Right coronary wall CMR in the older asymptomatic advance cohort: positive remodeling and associations with type 2 diabetes and coronary calcium.
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BACKGROUND: Coronary wall cardiovascular magnetic resonance (CMR) is a promising noninvasive approach to assess subclinical atherosclerosis, but data are limited in subjects over 60 years old, who are at increased risk. The purpose of the study was to evaluate coronary wall CMR in an asymptomatic older cohort. RESULTS: Cross-sectional images of the proximal right coronary artery (RCA) were acquired using spiral black-blood coronary CMR (0.7 mm resolution) in 223 older, community-based patients without a history of cardiovascular disease (age 60-72 years old, 38% female). Coronary measurements (total vessel area, lumen area, wall area, and wall thickness) had small intra- and inter-observer variabilities (r = 0.93~0.99, all p < 0.0001), though one-third of these older subjects had suboptimal image quality. Increased coronary wall thickness correlated with increased coronary vessel area (p < 0.0001), consistent with positive remodeling. On multivariate analysis, type 2 diabetes was the only risk factor associated with increased coronary wall area and thickness (p = 0.03 and p = 0.007, respectively). Coronary wall CMR measures were also associated with coronary calcification (p = 0.01-0.03). CONCLUSIONS: Right coronary wall CMR in asymptomatic older subjects showed increased coronary atherosclerosis in subjects with type 2 diabetes as well as coronary calcification. Coronary wall CMR may contribute to the noninvasive assessment of subclinical coronary atherosclerosis in older, at-risk patient groups.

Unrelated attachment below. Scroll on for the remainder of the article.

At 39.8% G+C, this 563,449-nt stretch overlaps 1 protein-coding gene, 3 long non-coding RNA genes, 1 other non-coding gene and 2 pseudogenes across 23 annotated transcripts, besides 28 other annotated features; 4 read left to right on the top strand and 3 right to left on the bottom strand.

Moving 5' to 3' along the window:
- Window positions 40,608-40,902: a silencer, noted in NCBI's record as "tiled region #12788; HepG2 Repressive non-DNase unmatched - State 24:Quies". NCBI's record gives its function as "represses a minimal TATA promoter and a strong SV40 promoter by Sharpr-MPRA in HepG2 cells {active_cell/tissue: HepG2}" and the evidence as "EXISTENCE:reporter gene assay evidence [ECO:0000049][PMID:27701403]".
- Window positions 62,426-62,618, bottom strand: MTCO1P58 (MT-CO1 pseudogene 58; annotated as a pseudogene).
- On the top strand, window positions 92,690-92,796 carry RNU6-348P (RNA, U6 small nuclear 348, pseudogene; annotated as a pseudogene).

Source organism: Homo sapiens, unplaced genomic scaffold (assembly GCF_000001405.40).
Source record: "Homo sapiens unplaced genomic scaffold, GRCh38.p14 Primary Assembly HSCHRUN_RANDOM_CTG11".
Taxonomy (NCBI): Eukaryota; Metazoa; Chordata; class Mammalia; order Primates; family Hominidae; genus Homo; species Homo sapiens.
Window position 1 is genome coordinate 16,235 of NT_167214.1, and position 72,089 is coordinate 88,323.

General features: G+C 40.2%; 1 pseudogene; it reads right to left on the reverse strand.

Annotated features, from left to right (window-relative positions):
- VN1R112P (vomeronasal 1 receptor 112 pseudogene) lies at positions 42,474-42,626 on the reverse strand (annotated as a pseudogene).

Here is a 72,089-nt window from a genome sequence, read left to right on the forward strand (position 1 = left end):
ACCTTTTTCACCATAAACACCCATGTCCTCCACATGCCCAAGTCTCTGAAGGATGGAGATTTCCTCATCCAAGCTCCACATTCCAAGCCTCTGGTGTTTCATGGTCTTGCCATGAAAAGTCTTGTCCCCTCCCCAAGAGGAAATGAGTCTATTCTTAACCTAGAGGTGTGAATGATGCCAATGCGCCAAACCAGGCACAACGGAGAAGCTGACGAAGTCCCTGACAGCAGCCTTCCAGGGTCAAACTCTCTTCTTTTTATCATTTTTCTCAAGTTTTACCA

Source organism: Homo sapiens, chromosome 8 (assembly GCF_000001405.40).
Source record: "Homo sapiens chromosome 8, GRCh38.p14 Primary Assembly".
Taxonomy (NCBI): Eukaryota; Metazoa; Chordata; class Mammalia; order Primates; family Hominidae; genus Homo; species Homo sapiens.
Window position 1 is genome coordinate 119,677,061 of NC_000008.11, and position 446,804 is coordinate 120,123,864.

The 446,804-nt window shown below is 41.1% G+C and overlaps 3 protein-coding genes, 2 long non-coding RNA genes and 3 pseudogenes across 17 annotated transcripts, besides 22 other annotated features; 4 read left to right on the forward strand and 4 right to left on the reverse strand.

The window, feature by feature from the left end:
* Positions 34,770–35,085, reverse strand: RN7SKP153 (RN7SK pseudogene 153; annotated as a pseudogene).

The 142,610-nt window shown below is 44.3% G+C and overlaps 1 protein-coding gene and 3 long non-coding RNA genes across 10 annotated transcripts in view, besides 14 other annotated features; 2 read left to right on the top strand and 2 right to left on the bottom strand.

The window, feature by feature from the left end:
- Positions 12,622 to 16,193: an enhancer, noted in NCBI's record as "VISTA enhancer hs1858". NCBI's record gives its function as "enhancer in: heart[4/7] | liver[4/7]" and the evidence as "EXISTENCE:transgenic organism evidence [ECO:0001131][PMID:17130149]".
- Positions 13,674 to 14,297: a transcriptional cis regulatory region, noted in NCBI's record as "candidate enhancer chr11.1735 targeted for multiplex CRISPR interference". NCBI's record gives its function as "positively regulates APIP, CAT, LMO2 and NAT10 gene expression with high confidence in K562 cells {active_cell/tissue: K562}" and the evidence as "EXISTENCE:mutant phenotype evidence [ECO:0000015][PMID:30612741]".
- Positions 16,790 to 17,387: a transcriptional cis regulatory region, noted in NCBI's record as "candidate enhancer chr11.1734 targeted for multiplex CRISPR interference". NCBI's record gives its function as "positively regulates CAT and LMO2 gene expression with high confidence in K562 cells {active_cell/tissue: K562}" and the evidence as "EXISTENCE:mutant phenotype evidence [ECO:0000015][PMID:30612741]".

Coronary Artery Disease
Diabetes Mellitus, Type 2
Magnetic Resonance Imaging
Predictive Value of Tests
Reproducibility of Results
Published Version (Please cite this version)10.1186/1532-429X-12-75
Publication InfoTerashima, M; Nguyen, PK; Rubin, Geoffrey D; Meyer, CH; Shimakawa, A; Nishimura, DG; ... McConnell, MV (2010). Right coronary wall CMR in the older asymptomatic advance cohort: positive remodeling and associations with type 2 diabetes and coronary calcium. J Cardiovasc Magn Reson, 12. pp. 75. 10.1186/1532-429X-12-75. Retrieved from http://hdl.handle.net/10161/14975.
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George Barth Geller Professorship for Research in Cardiovascular Diseases
Geoffrey D. Rubin, MD, MBA, FACR, FSCBTMR, FNASCI is the George B. Geller Distinguished Professor for Research in Cardiovascular Diseases and Professor of Radiology at Duke University. Born in Los Angeles, California, he earned Bachelor of Science degrees with Honor in Chemistry and Biology from the California Institute of Technology in 1982 and MD degree from the University of California, San Diego in 1987. He spent the next 22 years at Stanford University where